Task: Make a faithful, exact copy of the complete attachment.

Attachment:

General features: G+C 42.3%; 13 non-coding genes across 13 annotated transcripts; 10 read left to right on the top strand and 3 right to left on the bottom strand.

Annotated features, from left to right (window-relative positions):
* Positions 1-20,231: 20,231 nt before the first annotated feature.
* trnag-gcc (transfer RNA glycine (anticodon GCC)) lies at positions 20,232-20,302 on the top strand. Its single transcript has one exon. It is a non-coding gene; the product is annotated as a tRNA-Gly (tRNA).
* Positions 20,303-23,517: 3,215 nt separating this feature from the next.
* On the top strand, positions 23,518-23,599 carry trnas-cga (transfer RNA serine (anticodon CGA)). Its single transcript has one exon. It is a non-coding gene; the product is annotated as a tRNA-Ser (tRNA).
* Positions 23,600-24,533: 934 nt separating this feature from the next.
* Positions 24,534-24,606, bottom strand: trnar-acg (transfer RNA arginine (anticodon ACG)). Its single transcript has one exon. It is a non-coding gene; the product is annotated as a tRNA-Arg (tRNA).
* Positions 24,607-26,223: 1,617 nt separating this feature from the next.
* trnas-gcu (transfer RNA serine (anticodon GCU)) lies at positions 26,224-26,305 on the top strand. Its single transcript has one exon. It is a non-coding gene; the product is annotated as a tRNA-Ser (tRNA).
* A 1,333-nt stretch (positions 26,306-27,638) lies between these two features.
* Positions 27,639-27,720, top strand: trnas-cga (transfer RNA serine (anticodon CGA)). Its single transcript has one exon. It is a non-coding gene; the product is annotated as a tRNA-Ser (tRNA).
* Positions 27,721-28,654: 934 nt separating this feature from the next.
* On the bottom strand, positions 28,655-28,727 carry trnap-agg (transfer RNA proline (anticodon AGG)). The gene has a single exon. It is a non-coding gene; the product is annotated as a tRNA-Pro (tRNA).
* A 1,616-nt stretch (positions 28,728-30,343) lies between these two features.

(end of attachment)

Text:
General features: G+C 42.3%; 13 non-coding genes across 13 annotated transcripts; 10 read left to right on the top strand and 3 right to left on the bottom strand.

Annotated features, from left to right (window-relative positions):
* Positions 1-20,231: 20,231 nt before the first annotated feature.
* trnag-gcc (transfer RNA glycine (anticodon GCC)) lies at positions 20,232-20,302 on the top strand. Its single transcript has one exon. It is a non-coding gene; the product is annotated as a tRNA-Gly (tRNA).
* Positions 20,303-23,517: 3,215 nt separating this feature from the next.
* On the top strand, positions 23,518-23,599 carry trnas-cga (transfer RNA serine (anticodon CGA)). Its single transcript has one exon. It is a non-coding gene; the product is annotated as a tRNA-Ser (tRNA).
* Positions 23,600-24,533: 934 nt separating this feature from the next.
* Positions 24,534-24,606, bottom strand: trnar-acg (transfer RNA arginine (anticodon ACG)). Its single transcript has one exon. It is a non-coding gene; the product is annotated as a tRNA-Arg (tRNA).
* Positions 24,607-26,223: 1,617 nt separating this feature from the next.
* trnas-gcu (transfer RNA serine (anticodon GCU)) lies at positions 26,224-26,305 on the top strand. Its single transcript has one exon. It is a non-coding gene; the product is annotated as a tRNA-Ser (tRNA).
* A 1,333-nt stretch (positions 26,306-27,638) lies between these two features.
* Positions 27,639-27,720, top strand: trnas-cga (transfer RNA serine (anticodon CGA)). Its single transcript has one exon. It is a non-coding gene; the product is annotated as a tRNA-Ser (tRNA).
* Positions 27,721-28,654: 934 nt separating this feature from the next.
* On the bottom strand, positions 28,655-28,727 carry trnap-agg (transfer RNA proline (anticodon AGG)). The gene has a single exon. It is a non-coding gene; the product is annotated as a tRNA-Pro (tRNA).
* A 1,616-nt stretch (positions 28,728-30,343) lies between these two features.